Sunday's Dickies 500 at Texas Motor Speedway marked a role reversal in Nextel Cup racing, with Jimmie Johnson moving ahead of Hendrick Motorsports teammate Jeff Gordon to take a 30-point lead in the Chase for the Cup.
When Gordon won at Charlotte three weeks ago, he took a 68-point lead over Johnson. Johnson has won every race since - the first three-race Cup winning streak since one by Johnson in the 2004 Chase - and now Gordon has to chase Johnson in the season's final two weeks.
There's more to this flip, though, than their positions in the standings. The overriding truth is Johnson and his No. 48 team have become what Gordon and his No. 24 used to be.
"Since that group got together, in my opinion, that is the strongest team, driver, crew chief, group, everything-all-together unit, that is the strongest unit in the garage area," Sunday's runner-up, Matt Kenseth, said of Johnson's team, which is led by crew chief Chad Knaus.
"And in my opinion it's been that way for four years."
It's been five seasons, since 2001, since Gordon last won a championship. Unless he can beat Johnson in the next two weeks, another year is about to be tacked on.
Yes, Gordon has four championships while the title Johnson won last year was his first. But since Johnson moved up to Cup in 2002, he has won nine more races (32 to 23, the top two totals in the sport) and one more title than Gordon.
But there's more to it than numbers.
From 1995 to '98, when Gordon and crew chief Ray Evernham led a team that amassed 40 victories and three of four championships, it seemed they could will their way to victory. Whatever decision they made, whatever strategy they employed turned to gold.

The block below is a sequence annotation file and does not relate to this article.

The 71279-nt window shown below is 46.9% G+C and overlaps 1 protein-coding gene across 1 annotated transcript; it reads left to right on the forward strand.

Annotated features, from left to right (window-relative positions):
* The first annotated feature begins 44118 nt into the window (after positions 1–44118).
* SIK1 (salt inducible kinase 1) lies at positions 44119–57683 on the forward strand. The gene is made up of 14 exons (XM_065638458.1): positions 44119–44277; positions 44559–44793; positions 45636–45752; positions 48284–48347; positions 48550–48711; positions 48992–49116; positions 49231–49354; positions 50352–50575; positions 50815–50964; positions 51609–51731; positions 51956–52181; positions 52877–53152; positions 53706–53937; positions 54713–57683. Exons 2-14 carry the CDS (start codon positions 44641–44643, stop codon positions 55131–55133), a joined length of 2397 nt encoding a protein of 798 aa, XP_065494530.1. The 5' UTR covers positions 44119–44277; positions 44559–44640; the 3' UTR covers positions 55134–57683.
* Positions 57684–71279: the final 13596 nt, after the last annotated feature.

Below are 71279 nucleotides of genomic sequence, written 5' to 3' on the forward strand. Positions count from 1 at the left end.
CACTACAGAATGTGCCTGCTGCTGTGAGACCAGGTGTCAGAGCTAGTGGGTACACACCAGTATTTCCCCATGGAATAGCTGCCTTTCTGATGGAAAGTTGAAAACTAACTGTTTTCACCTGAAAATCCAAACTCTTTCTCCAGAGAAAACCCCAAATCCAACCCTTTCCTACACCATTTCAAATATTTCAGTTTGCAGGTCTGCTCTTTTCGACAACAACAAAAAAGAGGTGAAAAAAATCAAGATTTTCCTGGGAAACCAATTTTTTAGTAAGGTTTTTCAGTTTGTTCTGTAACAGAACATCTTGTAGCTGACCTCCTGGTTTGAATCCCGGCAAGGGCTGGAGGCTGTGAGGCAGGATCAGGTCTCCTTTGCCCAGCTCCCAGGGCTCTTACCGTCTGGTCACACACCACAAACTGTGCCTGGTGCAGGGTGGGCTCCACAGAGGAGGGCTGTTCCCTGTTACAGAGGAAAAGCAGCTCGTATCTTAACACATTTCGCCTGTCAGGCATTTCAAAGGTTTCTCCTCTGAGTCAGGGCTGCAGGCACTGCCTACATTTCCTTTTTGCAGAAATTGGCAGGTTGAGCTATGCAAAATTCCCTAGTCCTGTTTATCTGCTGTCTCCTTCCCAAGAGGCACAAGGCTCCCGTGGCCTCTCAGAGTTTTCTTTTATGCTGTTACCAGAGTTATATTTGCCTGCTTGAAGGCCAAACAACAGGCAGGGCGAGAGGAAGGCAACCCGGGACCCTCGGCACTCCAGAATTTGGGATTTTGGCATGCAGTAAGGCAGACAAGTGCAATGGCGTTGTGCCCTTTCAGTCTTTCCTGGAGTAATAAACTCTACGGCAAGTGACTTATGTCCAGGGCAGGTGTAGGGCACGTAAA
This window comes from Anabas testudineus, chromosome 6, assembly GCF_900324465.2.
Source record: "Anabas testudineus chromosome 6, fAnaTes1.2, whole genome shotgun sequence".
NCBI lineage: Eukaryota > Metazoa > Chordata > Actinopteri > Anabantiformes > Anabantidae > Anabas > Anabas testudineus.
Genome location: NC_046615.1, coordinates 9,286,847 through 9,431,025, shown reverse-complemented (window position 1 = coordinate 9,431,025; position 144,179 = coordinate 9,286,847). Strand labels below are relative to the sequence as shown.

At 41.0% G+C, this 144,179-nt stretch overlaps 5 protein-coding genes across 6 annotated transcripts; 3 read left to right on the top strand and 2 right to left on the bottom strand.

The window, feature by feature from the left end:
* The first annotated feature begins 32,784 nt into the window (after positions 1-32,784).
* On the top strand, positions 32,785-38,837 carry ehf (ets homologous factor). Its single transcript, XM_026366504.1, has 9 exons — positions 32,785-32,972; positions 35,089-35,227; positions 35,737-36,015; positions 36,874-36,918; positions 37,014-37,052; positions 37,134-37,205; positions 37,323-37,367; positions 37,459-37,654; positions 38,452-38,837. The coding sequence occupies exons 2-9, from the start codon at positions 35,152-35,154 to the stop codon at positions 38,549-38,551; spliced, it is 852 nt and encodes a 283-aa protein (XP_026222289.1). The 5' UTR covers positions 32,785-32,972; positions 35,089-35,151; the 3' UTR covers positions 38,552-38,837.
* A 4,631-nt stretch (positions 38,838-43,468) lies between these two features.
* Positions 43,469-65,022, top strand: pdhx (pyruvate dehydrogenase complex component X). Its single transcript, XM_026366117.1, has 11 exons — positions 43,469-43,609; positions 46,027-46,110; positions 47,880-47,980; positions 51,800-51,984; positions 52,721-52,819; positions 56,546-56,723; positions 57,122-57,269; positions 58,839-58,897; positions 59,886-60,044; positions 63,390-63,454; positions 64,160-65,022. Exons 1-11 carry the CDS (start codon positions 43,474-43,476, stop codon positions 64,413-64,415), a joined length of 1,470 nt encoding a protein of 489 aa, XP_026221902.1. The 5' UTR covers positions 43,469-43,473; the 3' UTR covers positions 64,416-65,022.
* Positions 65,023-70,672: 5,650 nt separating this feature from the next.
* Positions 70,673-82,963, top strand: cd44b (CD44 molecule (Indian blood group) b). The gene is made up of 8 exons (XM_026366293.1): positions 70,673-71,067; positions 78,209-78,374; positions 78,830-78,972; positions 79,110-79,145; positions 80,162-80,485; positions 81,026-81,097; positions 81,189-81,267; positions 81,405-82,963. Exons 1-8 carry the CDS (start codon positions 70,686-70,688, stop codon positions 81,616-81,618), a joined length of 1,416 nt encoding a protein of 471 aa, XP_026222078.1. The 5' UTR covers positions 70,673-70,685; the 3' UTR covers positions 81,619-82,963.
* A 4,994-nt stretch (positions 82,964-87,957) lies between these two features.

Two weeks ago at Atlanta, Johnson got two tires while drivers who had dominated all day took four, and Johnson converted that into a win. At Texas, Johnson took four when Kenseth took two, and Johnson won again.
"I can't think of a track that I go to that you don't think of the 48 being up there challenging for a win or making strategy calls or pushing the rules to the limit or whatever it may be," Kenseth said. "They're unbelievable. I think they're the best, on top of their game right now."
Johnson, concluding his sixth season, has won at 14 tracks. If he adds Phoenix to that list this weekend, he'd become the first driver to win four races in a row since Gordon did it during his memorable 13-victory season in 1998.
He also, I think, would put the clamps on becoming the first to win consecutive titles since Gordon in 1997 and '98. Johnson has made up 98 points on Gordon in the past three weeks despite the fact Gordon hasn't finished lower than seventh.
Gordon, I believe, has to beat Johnson at Phoenix and gain at least some points on his teammate to have a chance to pull out the championship in the finale at Homestead.
But that's the trick.
Beating Johnson and the 48 team has become every bit as hard as it once was to beat Gordon and the 24.